Our approach to speech is through Knight-Thompson Speechwork (KTS). This is a technique developed here at UCI by Dudley Knight and Philip Thompson, our current head of Speech. KTS is taught at numerous actor training programs, and holds ongoing training courses for teachers nationally and internationally. The central principles of our speech work could be grouped into three categories: Utility, Flexibility, and Intelligibility. Acting in accent is a complex task and requires a great deal of analytical and descriptive understanding, but it is also a performance task that must be embodied and integrated with the totality of an actor’s performance skills and sensitivities. We are concerned with developing our students’ ability to perceive and analyze the component parts of an accent, while strengthening the skills that lead to fluent and authentic performance.
We believe that the speech skills taught to actors should have a utility for the actor’s artistic work. These should integrate with the rest of the actor’s skills, and should be taught in such a way as to maximize the actor’s growth rather than the teacher’s convenience. Rather than teaching towards a single pattern of speech, we favor skill training that prioritizes adaptability. In addition to these principles, and flowing directly from them are the goals that arise from particular needs of each acting project. For example, contained within the set of possible patterns of speech activity are the varieties of speech that we would call “accent” or “dialect.”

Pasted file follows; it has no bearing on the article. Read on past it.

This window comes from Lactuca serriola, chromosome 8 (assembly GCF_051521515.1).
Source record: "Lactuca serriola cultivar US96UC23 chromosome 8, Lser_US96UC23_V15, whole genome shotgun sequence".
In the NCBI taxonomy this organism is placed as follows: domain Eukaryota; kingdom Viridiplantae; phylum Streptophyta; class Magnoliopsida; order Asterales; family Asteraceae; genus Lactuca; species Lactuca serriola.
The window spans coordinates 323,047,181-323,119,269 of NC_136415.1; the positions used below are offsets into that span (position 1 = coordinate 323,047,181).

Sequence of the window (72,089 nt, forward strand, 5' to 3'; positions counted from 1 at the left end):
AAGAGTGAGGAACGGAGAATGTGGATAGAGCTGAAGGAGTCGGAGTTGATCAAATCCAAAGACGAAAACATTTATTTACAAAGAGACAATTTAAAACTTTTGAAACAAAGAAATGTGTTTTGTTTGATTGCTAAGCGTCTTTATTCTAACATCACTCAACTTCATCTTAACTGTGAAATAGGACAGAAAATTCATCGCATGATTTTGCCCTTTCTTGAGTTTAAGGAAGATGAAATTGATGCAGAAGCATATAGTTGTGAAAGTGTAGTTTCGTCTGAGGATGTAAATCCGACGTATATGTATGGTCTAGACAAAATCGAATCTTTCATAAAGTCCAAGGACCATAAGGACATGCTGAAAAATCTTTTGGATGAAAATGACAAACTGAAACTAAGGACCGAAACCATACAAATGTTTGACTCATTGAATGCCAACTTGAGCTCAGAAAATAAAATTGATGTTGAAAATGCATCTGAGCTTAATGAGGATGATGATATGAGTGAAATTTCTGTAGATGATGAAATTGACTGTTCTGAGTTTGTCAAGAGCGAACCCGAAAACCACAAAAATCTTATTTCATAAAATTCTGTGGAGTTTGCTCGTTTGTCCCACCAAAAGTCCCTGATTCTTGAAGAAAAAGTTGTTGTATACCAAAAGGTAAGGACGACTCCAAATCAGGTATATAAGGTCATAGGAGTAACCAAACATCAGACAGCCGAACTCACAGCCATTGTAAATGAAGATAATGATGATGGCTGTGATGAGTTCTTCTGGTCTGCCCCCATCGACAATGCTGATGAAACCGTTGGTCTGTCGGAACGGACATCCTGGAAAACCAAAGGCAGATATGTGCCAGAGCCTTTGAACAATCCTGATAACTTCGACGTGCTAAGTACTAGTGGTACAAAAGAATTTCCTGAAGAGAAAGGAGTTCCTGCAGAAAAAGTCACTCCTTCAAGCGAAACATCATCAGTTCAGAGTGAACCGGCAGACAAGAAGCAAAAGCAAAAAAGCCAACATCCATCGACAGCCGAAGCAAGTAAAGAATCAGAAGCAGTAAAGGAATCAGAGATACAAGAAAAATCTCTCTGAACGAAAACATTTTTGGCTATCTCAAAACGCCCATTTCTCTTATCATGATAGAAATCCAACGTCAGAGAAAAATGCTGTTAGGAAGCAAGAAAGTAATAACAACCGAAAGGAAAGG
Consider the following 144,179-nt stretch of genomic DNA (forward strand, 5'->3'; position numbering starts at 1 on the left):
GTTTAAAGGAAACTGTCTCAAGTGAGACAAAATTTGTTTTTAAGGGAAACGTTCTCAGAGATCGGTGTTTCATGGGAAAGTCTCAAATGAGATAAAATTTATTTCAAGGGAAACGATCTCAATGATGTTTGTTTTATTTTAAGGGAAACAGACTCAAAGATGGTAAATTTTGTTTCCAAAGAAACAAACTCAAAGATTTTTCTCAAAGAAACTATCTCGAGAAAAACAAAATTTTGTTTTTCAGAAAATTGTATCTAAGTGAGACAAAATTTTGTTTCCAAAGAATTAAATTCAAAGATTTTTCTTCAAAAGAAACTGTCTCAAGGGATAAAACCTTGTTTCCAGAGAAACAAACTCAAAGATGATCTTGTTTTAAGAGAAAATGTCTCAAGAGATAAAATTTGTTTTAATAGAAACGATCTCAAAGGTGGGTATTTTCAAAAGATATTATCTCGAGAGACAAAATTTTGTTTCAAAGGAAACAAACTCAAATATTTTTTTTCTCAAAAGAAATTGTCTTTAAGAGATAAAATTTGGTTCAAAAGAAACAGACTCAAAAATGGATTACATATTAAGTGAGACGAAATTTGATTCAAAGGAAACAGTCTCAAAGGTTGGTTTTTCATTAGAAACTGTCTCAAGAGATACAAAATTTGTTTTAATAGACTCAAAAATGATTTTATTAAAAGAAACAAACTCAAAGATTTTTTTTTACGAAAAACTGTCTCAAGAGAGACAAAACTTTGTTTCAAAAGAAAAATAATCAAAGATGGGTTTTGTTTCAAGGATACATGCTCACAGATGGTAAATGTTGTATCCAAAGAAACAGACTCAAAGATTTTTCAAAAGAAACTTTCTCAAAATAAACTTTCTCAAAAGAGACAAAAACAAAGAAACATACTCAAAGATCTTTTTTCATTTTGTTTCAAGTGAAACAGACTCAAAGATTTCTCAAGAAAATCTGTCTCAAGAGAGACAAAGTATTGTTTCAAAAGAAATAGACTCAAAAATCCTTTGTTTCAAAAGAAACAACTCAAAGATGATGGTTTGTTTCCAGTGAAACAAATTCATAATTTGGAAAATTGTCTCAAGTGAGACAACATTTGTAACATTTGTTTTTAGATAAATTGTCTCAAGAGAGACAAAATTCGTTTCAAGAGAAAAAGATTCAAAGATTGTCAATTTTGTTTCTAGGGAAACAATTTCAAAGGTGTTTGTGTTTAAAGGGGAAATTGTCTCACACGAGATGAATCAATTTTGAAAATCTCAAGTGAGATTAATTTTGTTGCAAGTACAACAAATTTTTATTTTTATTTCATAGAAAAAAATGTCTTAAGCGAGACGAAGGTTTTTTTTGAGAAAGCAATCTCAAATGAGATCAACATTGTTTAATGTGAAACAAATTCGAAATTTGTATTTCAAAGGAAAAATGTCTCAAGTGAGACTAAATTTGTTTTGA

Actors must constantly adapt the way they speak to the circumstances of the character, language and the world of the production. They must work under a wide range of acoustic conditions, and because language itself is in a constant state of flux there is no constant form of speech that will always meet these needs. This means that training for flexibility in adopting appropriate physical skills, and responsiveness to the needs of the moment is of far greater value than training for conformity to a fixed standard. Our work on accents follows naturally from our initial work on awareness, articulatory skill, and building confidence in fine-tuning the flow of speech. In particular, working through awareness of the physical actions of articulation and encountering all the sounds of human speech equips students to quickly perceive and reproduce the details of an unfamiliar accent.
It’s important to recognize, however, that the pursuit of intelligibility in speech training has often been invoked along with a call for correctness or beauty. We seek to isolate intelligibility, and those skills that promote it as a goal independent of other concerns. In fact, we feel that pursuing ideals of beauty and correctness in speech as though they were the same as intelligibility can seriously interfere with the utility and flexibility of actors’ speech skills. Whatever each role, or each moment might demand, it can be taken as a given that an actor’s speech must be understood by an audience.